What Was That Big Bang?

by | 3.10.2009 at 10:46am
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Trinity nuclear test, New Mexico, 1945

Trinity nuclear test, New Mexico, 1945

Iran seems to be moving toward an atomic bomb; North Korea reportedly could build a half dozen; and terrorist attacks have revived the specter of a faceoff between nuclear-armed Pakistan and India. Yet the Comprehensive Test Ban Treaty, forbidding  nuclear testing, has failed to win ratification from the U.S. Senate and lawmakers of some other nations. Opponents say scientists cannot reliably detect clandestine tests: Why should we go along, if others can cheat?

In a new article for Scientific American, two leading seismologists demolish this argument. Paul Richards and Won-Young Kim, both at Columbia University’s Lamont-Doherty Earth Observatory, detail advances in seismology in the past several years that they say enable scientists to distinguish between even small nuclear explosions, and earthquakes, mine collapses or meteors. All display different characteristics, and thousands of seismic stations now deployed across the world–some specializing in nuclear detection, others all-purpose observatories–can tell the difference, they say.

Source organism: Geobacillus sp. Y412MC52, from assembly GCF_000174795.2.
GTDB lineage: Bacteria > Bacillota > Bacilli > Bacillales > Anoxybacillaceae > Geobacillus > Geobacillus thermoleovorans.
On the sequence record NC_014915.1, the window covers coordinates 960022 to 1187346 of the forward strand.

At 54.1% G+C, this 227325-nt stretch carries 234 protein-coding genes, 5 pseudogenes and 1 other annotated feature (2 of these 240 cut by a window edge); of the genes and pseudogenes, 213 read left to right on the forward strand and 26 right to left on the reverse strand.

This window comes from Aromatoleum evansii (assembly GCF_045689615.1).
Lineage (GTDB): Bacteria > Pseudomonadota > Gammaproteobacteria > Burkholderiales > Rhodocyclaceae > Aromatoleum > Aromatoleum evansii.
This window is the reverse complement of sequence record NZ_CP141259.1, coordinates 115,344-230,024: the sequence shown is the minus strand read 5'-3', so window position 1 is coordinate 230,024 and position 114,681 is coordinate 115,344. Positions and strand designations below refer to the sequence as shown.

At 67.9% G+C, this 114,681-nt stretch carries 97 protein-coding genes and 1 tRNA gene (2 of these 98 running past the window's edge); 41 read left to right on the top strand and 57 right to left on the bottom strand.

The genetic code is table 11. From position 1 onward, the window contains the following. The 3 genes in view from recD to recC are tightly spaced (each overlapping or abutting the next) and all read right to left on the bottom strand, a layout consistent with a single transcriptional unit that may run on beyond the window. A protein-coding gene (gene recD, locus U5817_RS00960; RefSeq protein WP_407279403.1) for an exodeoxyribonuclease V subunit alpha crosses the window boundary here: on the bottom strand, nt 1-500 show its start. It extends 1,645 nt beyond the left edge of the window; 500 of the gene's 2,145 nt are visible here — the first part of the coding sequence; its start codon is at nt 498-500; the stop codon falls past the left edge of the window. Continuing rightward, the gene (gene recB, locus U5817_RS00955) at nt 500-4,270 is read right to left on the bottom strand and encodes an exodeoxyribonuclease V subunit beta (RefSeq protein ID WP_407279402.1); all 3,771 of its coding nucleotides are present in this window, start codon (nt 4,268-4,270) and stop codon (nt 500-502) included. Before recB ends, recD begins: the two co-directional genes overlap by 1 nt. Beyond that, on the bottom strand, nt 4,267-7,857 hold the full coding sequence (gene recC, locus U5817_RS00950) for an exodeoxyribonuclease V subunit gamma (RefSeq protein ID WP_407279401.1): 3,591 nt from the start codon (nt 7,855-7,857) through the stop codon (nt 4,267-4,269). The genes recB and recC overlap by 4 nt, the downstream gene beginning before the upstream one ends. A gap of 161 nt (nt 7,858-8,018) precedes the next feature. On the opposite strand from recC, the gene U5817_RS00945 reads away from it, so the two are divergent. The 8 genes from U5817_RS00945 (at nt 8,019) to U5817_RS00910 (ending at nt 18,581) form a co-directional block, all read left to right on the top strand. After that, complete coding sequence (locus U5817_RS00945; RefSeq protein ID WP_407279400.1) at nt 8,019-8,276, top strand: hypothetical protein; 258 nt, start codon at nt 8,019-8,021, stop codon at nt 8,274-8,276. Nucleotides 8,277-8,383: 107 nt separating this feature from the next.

Richards has served as a U.S. expert on nuclear arms since the 1980s; Kim heads the instrument network that monitors earthquakes and other seismic phenomena (including the 2001 collapse of the World Trade Center) across  the northeast United States. Among other pursuits, both have worked to decode once-secret seismic data from the northern archipelago of Novaya Zemlya and the central Asian republic of Kazakhstan recording Soviet-era bomb tests.

The piece comes at a critical time. Former president George W. Bush declared the CTBT (and plenty of  other treaties) contrary to the interests of the United States. But President Barack Obama says he will work to bring the treaty into force. Richards and Kim write that the CTBT is “a vital step in strengthening global efforts to prevent the proliferation of nuclear weapons  and a new nuclear arms race.”

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